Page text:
At first, the homeless kitten seemed to have the odds stacked against him. On May 23, a passerby discovered him crying out in pain at the side of a road. Seeing he was in bad shape, the Good Samaritan scooped him up and took him to a nearby 24-hour emergency veterinary hospital, where the staff found he had five broken metatarsals in his left rear leg and a significant abscess in his right groin. They also found puncture wounds that suggested he had been attacked by another animal. 

Dr. Tracey Ritzman’s son Rohan had an unforgettable 10th birthday earlier this autumn. He went behind the scenes at the St. Louis Zoo, watched animal training and feeding, and even got some snuggles from a few of the animals—including Robbie, a 600-lb. sea lion who likes to toss frisbees around! Rohan got this opportunity because Dr. Ritzman participated in ExoticsCon 2019, an international educational conference for veterinarians who work with exotic pets and zoo animals.

Kayla knew something was very wrong with her newly adopted cat, Murray. Just a few weeks after she brought him home from the Humane Society of West Michigan this past June, he began vomiting everywhere and seemed to lose his appetite.

Owning a senior pet is a rewarding experience. It’s meaningful to watch your dog’s muzzle become grayer over the years as they mature from rambunctious, puppy-like behavior to being a calm, quiet canine companion. But the other side of senior dog ownership is seeing a beloved pet go through the natural challenges of aging: sore muscles and joints, more frequent illness, vision and hearing loss, and other health issues. When your dog is still loving life but having a tougher time getting around, your vet might recommend an appointment with certified canine rehabilitation nurse Emily Harkness at CHFA.

One morning, CHFA client Katelyn awoke to the unpleasant and frightening discovery that her cat, Alice, had thrown up in about seven different places all over the house. Even in her state of disbelief and worry, it didn’t take Katelyn long to connect the dots. She and her wife, Mette, had been painting the exterior of their home and left a paint brush in a bowl of water to soak it and keep it from drying out. At some point in the night, Alice, a member of the family since she was a kitten, must have ingested some of the paint-diluted water.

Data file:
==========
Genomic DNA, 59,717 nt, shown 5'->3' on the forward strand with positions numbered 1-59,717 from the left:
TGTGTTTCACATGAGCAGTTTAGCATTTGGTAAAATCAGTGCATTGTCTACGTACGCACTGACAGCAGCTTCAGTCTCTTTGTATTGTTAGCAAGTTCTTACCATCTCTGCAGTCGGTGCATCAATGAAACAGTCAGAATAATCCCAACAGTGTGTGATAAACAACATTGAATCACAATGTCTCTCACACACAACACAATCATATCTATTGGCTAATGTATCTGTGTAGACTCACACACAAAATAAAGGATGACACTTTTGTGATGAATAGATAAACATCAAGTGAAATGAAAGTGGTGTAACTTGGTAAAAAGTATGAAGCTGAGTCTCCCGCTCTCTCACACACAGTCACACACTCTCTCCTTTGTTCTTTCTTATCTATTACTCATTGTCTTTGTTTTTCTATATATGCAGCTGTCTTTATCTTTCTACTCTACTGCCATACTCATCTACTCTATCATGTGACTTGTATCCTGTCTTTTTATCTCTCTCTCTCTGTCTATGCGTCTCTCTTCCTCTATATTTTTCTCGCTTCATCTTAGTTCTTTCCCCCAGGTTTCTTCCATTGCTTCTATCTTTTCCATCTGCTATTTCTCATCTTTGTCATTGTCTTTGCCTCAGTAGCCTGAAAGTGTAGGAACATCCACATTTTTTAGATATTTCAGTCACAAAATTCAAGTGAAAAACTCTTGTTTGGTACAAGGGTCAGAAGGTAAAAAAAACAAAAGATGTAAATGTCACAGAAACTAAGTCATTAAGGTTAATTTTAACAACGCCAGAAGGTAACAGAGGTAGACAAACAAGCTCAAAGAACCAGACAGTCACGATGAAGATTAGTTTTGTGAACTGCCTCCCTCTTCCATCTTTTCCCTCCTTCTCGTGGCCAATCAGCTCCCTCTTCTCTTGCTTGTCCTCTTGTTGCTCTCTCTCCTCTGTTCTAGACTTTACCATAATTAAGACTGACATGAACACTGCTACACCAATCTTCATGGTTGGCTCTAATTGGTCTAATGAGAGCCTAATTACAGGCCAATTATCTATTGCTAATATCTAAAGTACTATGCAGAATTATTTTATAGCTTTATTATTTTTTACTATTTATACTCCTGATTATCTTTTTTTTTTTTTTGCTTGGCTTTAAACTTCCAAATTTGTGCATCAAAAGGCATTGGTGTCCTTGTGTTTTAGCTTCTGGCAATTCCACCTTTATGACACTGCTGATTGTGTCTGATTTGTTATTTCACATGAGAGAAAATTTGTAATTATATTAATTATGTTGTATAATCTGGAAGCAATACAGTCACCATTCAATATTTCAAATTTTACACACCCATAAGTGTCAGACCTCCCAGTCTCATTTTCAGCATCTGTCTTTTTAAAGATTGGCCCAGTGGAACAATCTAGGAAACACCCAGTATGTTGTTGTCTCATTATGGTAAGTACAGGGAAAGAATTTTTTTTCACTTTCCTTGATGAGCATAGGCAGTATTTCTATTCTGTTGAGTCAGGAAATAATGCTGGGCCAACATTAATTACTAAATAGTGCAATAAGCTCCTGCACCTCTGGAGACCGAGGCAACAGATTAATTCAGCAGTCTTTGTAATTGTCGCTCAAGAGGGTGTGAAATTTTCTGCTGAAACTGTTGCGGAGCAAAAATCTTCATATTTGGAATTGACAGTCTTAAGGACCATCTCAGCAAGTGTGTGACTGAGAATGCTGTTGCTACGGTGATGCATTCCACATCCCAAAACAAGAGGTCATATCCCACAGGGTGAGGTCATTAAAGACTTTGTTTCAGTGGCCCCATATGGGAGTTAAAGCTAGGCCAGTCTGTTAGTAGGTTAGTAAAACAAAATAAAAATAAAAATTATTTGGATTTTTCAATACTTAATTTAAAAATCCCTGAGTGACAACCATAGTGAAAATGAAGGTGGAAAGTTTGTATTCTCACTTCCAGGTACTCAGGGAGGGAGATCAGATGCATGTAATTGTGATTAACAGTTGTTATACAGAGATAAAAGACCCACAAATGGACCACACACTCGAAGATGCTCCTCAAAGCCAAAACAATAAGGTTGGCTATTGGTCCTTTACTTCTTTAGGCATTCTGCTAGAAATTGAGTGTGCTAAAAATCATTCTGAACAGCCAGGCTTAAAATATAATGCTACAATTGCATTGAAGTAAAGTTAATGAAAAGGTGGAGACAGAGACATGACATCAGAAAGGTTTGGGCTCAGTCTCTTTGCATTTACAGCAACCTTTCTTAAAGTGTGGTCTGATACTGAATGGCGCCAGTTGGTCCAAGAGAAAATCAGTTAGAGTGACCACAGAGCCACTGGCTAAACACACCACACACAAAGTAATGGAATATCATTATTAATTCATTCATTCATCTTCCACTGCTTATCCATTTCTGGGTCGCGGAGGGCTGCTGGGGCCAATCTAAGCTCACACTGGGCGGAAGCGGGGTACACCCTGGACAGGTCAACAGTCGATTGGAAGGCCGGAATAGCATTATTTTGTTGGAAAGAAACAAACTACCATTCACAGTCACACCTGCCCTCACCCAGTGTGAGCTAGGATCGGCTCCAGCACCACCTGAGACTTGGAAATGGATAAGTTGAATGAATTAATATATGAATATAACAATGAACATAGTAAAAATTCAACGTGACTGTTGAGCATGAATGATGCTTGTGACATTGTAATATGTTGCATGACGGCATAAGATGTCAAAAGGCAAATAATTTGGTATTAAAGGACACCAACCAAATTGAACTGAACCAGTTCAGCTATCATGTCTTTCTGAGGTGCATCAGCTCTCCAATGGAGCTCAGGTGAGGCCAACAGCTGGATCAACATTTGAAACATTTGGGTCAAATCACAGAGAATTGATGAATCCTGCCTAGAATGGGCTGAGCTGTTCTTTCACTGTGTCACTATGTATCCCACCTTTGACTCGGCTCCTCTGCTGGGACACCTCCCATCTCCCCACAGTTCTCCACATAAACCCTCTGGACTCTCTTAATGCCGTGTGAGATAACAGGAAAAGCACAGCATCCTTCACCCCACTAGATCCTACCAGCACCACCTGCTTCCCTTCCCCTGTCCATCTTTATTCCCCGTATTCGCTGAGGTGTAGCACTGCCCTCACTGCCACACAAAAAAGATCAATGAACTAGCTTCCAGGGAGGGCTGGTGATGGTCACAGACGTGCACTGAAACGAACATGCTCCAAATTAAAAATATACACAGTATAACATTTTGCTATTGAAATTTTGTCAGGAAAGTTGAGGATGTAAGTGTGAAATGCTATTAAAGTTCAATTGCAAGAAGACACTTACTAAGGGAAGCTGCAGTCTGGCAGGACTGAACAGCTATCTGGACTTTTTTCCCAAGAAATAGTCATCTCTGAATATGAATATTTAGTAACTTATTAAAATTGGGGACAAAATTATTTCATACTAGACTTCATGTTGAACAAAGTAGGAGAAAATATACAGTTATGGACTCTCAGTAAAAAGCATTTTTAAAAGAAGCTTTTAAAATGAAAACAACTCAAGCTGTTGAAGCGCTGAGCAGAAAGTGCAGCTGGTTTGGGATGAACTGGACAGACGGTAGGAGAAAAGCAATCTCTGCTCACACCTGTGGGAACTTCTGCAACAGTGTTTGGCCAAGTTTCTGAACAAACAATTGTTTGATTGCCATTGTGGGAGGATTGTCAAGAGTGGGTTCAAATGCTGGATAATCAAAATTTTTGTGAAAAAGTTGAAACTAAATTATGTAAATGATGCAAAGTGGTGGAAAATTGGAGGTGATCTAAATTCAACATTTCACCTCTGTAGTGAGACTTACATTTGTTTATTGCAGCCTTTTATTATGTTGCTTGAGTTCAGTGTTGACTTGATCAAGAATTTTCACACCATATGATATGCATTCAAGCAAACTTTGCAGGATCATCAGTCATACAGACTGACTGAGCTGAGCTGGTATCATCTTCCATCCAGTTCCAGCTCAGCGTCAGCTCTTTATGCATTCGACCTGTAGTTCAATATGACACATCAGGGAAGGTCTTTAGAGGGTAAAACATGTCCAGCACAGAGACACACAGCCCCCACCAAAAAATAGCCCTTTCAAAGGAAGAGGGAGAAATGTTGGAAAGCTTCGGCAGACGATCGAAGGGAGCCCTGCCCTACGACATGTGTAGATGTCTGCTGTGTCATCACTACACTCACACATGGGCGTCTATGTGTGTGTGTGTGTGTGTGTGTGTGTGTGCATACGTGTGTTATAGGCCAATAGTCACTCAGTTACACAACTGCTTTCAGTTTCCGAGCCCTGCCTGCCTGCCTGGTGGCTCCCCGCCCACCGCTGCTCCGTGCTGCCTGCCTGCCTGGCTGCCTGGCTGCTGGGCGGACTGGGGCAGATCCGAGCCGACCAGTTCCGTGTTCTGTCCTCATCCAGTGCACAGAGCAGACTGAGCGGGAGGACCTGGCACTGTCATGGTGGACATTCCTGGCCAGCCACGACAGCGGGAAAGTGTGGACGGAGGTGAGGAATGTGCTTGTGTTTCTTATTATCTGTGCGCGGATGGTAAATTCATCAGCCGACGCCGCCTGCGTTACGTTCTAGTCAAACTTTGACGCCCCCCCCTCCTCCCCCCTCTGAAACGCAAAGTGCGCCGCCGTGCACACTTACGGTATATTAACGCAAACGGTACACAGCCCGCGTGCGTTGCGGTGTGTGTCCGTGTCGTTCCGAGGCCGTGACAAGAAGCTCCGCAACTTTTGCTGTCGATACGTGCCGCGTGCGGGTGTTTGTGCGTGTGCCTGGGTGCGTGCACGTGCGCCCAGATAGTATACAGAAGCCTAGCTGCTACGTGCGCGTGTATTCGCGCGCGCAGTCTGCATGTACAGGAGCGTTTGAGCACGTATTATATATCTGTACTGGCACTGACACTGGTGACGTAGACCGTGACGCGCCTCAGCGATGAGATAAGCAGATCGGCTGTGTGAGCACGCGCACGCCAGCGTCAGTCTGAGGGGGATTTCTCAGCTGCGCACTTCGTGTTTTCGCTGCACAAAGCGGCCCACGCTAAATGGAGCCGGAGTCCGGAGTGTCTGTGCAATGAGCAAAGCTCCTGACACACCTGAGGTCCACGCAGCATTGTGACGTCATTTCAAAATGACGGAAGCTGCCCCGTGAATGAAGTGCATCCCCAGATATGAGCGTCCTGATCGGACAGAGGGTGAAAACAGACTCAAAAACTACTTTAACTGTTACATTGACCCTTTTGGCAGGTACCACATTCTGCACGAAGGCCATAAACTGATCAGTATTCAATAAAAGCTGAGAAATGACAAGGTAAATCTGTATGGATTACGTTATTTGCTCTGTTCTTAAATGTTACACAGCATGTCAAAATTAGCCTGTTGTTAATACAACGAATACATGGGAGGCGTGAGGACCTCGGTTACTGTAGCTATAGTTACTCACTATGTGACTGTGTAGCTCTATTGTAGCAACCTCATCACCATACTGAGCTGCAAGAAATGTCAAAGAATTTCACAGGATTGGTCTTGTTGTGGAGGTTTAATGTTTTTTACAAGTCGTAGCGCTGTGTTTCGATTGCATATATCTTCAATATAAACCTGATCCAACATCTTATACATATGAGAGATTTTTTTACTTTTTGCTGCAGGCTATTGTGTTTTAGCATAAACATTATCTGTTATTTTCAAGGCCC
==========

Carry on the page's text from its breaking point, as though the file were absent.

Summer is finally here and so are the mosquitos. But the scourge of our backyard cookouts and camping trips are more than just an annoyance. For pet owners and their canine companions, they can lead to a potentially deadly and certainly painful condition called heartworm disease. Brittny Taylor, a Client Care Assistant at Cascade Hospital for Animals, recently learned first-hand how difficult it can be to watch a beloved pet suffer from this terrible condition.

Having a parrot for a pet isn’t for everyone. In fact, if you ask parrot owner and enthusiast Tom Edwards, a long-time client of CHFA’s board-certified avian and exotic mammal veterinary specialist Dr. Tracey Ritzman, it’s not for most people. “It’s so much work that I try to talk people out of it...if after talking to me you still want to own a bird, you were meant to be a bird owner,” says Tom.

Dr. Chelsea Grimes found her passion for veterinary medicine very early on—with a little help from her aunt and the family cat.

“I was about six years old and was upset because our cat had killed a chipmunk,” she said. “My aunt, who is a veterinarian, was visiting. I was hoping she could revive the chipmunk, but that wasn’t in the cards. What she could do was perform a necropsy on the chipmunk in the name of science, showing me all the little organs and everything. I went from being distraught about the dead chipmunk to being fascinated by it. Pretty much from that point forward I was really tuned in to working with animals.”

As an only child, Dr. Grimes spent a lot of time with her pets. “I was fortunate to grow up with a lot of fantastic dogs and cats. They let me dress them up and play with them. So that human/animal bond is really important to me.”

As she took her newly adopted dog Yodi to see Dr. Veneman at Cascade Hospital for Animals, Nicole was resigned to the idea that the 5-lb. Chihuahua would probably have to be put to sleep. After all, his problems seemed insurmountable: He could barely walk, he was badly dehydrated, his entire body was swollen, and his hair was falling off in large patches. “His whole body seemed to be shutting down,” Nicole said. “It’s just that his quality of life was so poor.” She had recently taken Yodi into her home on behalf of his previous owner, who was not able to care for him anymore.

Dr. Veneman was alarmed by Yodi’s condition. “He was anemic,” she said. “His red blood cell count was low. The symptoms he presented could have been from so many potential problems, including cancer.”

You might say that Dr. Leslie Veneman was born to be a veterinarian. As a child she “always liked taking care of the little critters. I’d go to barns and take kittens, nurse them to health, and put up a free kittens sign by the road.” Her mom and dad always encouraged her love for animals, tolerating the occasional escaped pet snake, toad, or hamster.